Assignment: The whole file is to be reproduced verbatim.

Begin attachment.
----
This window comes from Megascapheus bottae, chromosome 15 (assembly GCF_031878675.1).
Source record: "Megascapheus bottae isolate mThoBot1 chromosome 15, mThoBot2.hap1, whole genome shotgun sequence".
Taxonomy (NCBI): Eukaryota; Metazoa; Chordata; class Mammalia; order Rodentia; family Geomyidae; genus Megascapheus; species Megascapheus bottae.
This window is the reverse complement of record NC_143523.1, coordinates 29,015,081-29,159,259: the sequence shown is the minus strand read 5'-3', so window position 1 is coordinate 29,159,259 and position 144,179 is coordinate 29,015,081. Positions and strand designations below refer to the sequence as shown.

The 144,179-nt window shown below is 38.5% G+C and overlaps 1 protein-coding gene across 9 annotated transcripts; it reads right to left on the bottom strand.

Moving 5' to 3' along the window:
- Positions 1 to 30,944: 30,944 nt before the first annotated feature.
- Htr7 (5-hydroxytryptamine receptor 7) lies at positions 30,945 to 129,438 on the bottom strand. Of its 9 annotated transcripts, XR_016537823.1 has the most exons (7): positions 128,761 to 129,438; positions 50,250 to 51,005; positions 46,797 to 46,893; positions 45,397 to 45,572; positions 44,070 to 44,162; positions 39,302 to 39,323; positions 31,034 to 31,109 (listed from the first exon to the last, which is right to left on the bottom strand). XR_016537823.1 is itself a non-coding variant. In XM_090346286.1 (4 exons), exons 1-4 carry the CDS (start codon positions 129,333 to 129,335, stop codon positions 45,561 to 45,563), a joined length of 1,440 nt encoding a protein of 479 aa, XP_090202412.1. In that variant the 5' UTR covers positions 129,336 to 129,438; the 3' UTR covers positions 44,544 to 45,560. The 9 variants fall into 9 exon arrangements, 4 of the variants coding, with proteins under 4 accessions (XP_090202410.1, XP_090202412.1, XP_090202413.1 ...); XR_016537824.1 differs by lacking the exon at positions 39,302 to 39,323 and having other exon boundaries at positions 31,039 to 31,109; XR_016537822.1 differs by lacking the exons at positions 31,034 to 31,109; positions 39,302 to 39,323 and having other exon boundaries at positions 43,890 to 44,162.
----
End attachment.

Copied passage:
This window comes from Megascapheus bottae, chromosome 15 (assembly GCF_031878675.1).
Source record: "Megascapheus bottae isolate mThoBot1 chromosome 15, mThoBot2.hap1, whole genome shotgun sequence".
Taxonomy (NCBI): Eukaryota; Metazoa; Chordata; class Mammalia; order Rodentia; family Geomyidae; genus Megascapheus; species Megascapheus bottae.
This window is the reverse complement of record NC_143523.1, coordinates 29,015,081-29,159,259: the sequence shown is the minus strand read 5'-3', so window position 1 is coordinate 29,159,259 and position 144,179 is coordinate 29,015,081. Positions and strand designations below refer to the sequence as shown.

The 144,179-nt window shown below is 38.5% G+C and overlaps 1 protein-coding gene across 9 annotated transcripts; it reads right to left on the bottom strand.

Moving 5' to 3' along the window:
- Positions 1 to 30,944: 30,944 nt before the first annotated feature.
- Htr7 (5-hydroxytryptamine receptor 7) lies at positions 30,945 to 129,438 on the bottom strand. Of its 9 annotated transcripts, XR_016537823.1 has the most exons (7): positions 128,761 to 129,438; positions 50,250 to 51,005; positions 46,797 to 46,893; positions 45,397 to 45,572; positions 44,070 to 44,162; positions 39,302 to 39,323; positions 31,034 to 31,109 (listed from the first exon to the last, which is right to left on the bottom strand). XR_016537823.1 is itself a non-coding variant. In XM_090346286.1 (4 exons), exons 1-4 carry the CDS (start codon positions 129,333 to 129,335, stop codon positions 45,561 to 45,563), a joined length of 1,440 nt encoding a protein of 479 aa, XP_090202412.1. In that variant the 5' UTR covers positions 129,336 to 129,438; the 3' UTR covers positions 44,544 to 45,560. The 9 variants fall into 9 exon arrangements, 4 of the variants coding, with proteins under 4 accessions (XP_090202410.1, XP_090202412.1, XP_090202413.1 ...); XR_016537824.1 differs by lacking the exon at positions 39,302 to 39,323 and having other exon boundaries at positions 31,039 to 31,109; XR_016537822.1 differs by lacking the exons at positions 31,034 to 31,109; positions 39,302 to 39,323 and having other exon boundaries at positions 43,890 to 44,162.